The Tories will be the largest party but may not have a majority, according to the general election exit poll.
The survey taken at polling stations across the UK suggests the Tories could get 314 MPs when all the results have been counted in Thursday’s election.
Labour would get 266, the Lib Dems 14, UKIP none and the SNP 34, the NOP/Ipsos MORI poll for BBC/ITV/Sky suggests.
Labour held Newcastle Central with a smaller swing from the Tories, of 2%, than the exit poll suggested.
The Newcastle constituency won the race with Sunderland South to be the first of the night to declare its result.
Polling expert John Curtice, who helped compile the exit poll, said it was the “first sign” the country was “drifting away” from the Conservatives.
To get an overall majority, one party needs to get 326 seats.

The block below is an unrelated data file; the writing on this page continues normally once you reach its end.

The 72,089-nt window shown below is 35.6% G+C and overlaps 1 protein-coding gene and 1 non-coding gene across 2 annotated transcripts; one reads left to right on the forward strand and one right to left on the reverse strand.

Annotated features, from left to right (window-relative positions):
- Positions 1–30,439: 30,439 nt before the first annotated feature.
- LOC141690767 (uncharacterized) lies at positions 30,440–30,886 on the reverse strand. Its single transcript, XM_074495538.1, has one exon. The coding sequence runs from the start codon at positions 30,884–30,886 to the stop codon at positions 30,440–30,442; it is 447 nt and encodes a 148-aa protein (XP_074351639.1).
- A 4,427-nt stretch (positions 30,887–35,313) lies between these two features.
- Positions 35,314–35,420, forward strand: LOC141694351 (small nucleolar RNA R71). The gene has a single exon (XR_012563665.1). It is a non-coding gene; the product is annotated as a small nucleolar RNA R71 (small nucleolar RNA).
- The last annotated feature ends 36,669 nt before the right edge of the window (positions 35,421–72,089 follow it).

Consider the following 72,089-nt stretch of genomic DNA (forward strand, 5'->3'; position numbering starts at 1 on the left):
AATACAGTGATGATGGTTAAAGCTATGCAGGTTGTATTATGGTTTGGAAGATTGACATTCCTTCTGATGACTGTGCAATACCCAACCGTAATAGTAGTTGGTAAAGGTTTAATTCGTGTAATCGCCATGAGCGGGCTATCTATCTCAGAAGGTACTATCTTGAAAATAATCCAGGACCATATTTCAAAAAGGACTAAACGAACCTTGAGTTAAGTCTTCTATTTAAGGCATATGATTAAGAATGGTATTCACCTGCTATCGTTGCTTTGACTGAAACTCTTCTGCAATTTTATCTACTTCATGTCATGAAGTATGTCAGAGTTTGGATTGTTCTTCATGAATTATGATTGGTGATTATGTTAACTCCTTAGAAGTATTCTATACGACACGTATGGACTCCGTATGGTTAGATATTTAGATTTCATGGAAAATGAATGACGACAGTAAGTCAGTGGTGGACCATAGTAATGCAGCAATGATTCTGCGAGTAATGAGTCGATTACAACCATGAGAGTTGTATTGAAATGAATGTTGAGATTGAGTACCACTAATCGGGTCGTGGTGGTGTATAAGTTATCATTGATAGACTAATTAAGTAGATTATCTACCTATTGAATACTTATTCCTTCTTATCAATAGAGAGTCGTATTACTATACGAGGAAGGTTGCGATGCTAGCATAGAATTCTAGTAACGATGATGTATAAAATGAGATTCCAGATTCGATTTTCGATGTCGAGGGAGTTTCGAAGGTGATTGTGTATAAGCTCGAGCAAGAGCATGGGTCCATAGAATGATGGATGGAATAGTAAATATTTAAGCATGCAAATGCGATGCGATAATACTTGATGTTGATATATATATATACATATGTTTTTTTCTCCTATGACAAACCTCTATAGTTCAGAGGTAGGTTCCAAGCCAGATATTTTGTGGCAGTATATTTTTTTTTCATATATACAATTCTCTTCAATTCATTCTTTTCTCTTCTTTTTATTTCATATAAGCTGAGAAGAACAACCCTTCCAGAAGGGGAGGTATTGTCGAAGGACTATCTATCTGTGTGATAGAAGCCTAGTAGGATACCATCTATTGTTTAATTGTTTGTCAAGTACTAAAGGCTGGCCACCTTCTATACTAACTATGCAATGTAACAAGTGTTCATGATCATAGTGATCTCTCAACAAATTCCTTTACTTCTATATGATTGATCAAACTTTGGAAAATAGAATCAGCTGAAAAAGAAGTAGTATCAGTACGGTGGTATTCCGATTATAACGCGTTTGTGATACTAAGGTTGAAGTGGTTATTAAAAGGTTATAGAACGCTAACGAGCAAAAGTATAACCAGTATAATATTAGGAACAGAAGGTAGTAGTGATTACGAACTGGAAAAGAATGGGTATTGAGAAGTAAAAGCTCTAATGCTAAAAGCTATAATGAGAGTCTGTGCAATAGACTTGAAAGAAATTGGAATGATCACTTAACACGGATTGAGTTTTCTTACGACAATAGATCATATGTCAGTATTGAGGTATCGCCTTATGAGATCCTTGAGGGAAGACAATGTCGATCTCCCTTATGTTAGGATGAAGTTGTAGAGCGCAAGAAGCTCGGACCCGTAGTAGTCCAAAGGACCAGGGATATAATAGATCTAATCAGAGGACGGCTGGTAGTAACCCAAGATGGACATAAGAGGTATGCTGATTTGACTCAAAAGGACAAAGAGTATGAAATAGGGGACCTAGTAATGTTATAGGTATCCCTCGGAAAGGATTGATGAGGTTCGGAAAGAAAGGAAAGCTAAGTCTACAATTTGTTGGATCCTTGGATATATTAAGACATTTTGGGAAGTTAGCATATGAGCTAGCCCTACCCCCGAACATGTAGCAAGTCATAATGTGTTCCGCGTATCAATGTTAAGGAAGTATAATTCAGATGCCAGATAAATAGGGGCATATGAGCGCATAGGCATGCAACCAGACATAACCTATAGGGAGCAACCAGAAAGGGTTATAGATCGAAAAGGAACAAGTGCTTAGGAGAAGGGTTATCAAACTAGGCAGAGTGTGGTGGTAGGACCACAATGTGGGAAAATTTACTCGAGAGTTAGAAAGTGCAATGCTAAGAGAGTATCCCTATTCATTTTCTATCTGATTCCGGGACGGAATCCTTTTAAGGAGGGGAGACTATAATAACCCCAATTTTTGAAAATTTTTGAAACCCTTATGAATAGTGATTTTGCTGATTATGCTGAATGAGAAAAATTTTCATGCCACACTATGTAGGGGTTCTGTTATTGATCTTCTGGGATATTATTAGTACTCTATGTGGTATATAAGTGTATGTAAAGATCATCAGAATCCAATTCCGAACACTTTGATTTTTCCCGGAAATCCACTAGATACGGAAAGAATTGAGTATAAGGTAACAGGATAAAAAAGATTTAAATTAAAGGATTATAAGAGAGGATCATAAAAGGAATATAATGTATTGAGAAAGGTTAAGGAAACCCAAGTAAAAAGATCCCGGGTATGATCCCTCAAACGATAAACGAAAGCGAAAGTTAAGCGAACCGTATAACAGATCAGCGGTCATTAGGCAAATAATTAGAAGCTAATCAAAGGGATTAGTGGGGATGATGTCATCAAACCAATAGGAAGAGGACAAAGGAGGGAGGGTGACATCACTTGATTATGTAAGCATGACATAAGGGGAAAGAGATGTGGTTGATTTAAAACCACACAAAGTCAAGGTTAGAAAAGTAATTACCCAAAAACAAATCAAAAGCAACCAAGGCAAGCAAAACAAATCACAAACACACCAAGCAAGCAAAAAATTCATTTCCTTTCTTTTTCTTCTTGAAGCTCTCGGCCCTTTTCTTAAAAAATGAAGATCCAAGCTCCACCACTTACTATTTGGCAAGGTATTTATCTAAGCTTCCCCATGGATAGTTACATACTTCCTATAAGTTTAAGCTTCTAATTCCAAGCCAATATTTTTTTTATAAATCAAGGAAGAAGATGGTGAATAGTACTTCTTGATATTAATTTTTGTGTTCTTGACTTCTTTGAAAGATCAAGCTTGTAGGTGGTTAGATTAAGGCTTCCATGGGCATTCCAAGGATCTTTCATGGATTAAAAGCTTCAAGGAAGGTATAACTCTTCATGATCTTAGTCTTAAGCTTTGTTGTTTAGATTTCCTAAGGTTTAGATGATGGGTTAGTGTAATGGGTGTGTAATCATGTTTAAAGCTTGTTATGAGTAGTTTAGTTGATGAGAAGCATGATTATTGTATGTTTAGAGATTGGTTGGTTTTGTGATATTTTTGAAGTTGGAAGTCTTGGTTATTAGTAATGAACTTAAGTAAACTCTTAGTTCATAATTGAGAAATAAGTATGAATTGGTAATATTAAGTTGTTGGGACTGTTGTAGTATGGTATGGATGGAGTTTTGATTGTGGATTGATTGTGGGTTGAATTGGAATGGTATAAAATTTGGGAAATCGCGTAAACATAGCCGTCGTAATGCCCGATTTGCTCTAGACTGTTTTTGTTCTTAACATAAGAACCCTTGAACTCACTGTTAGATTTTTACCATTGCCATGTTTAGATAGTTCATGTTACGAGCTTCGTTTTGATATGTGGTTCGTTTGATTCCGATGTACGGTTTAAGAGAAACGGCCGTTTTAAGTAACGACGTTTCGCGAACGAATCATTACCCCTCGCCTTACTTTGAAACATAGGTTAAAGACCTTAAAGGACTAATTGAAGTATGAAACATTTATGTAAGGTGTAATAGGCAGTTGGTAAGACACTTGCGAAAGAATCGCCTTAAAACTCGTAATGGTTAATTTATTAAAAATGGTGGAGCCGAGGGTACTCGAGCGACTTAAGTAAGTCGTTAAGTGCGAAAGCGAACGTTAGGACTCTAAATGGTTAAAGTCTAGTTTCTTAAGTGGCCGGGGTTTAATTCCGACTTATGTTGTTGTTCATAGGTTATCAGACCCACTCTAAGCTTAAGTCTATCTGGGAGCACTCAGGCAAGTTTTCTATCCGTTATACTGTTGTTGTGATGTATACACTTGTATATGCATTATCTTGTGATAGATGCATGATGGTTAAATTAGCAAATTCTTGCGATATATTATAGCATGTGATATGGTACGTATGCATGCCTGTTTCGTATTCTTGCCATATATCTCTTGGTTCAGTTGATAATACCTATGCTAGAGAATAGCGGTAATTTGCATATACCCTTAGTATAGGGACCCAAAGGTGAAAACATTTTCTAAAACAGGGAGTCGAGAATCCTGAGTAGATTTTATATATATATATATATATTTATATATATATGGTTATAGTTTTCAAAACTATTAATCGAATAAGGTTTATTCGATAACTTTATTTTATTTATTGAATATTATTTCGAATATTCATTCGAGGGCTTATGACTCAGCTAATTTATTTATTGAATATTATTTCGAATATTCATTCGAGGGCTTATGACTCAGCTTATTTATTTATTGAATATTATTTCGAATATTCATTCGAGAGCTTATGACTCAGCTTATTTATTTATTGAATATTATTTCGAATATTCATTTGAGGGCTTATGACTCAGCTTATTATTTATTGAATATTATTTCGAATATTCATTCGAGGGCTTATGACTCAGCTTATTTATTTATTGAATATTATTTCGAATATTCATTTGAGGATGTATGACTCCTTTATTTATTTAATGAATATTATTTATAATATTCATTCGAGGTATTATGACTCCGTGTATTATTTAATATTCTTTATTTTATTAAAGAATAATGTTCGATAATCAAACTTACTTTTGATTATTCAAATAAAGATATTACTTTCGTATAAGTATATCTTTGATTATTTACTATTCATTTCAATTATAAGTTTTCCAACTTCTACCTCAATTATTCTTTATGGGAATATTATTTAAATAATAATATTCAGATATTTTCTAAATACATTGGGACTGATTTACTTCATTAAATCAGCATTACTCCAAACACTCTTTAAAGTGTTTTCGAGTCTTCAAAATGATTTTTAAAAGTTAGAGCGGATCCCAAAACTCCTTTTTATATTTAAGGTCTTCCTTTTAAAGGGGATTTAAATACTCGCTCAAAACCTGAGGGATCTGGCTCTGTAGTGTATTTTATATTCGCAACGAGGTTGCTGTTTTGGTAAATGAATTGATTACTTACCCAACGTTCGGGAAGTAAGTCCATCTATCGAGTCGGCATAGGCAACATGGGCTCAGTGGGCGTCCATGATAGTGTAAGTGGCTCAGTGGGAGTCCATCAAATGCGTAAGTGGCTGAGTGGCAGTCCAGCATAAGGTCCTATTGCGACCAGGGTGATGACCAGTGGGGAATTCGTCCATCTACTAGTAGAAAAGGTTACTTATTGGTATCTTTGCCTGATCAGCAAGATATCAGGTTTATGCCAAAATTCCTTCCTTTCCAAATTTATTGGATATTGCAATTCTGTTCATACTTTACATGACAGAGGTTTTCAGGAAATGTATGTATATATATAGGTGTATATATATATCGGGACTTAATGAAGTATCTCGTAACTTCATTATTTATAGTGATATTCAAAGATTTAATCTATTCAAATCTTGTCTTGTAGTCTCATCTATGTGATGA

The exit poll suggests the Conservatives would be 12 short of an overall majority.
It suggests Labour would gain 34 seats, the Conservatives would lose 17 seats, the Lib Dems would gain six and the SNP lose 22 seats.
The Green Party would be unchanged with one seat and Plaid Cymru would still have three MPs, according to the poll.
In total, 30,450 people were interviewed as they exited 144 polling stations across the UK.
Conservative Defence Secretary Michael Fallon cautioned against reading too much into projections “before we have had a single actual result”.
Labour’s John McDonnell agreed that it was too early to call the result, but added that if the poll was correct it would “change the nature of politics” in the UK. Read More